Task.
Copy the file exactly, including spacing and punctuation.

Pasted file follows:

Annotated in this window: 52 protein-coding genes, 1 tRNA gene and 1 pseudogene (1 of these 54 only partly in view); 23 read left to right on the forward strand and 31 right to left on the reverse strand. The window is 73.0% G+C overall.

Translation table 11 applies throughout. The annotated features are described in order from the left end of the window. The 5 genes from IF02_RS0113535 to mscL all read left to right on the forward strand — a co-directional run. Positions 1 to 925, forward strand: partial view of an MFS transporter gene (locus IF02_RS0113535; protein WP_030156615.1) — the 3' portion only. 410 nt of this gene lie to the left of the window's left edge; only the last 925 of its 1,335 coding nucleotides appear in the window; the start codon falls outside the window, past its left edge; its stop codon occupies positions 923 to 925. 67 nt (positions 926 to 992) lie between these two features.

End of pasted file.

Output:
Annotated in this window: 52 protein-coding genes, 1 tRNA gene and 1 pseudogene (1 of these 54 only partly in view); 23 read left to right on the forward strand and 31 right to left on the reverse strand. The window is 73.0% G+C overall.

Translation table 11 applies throughout. The annotated features are described in order from the left end of the window. The 5 genes from IF02_RS0113535 to mscL all read left to right on the forward strand — a co-directional run. Positions 1 to 925, forward strand: partial view of an MFS transporter gene (locus IF02_RS0113535; protein WP_030156615.1) — the 3' portion only. 410 nt of this gene lie to the left of the window's left edge; only the last 925 of its 1,335 coding nucleotides appear in the window; the start codon falls outside the window, past its left edge; its stop codon occupies positions 923 to 925. 67 nt (positions 926 to 992) lie between these two features.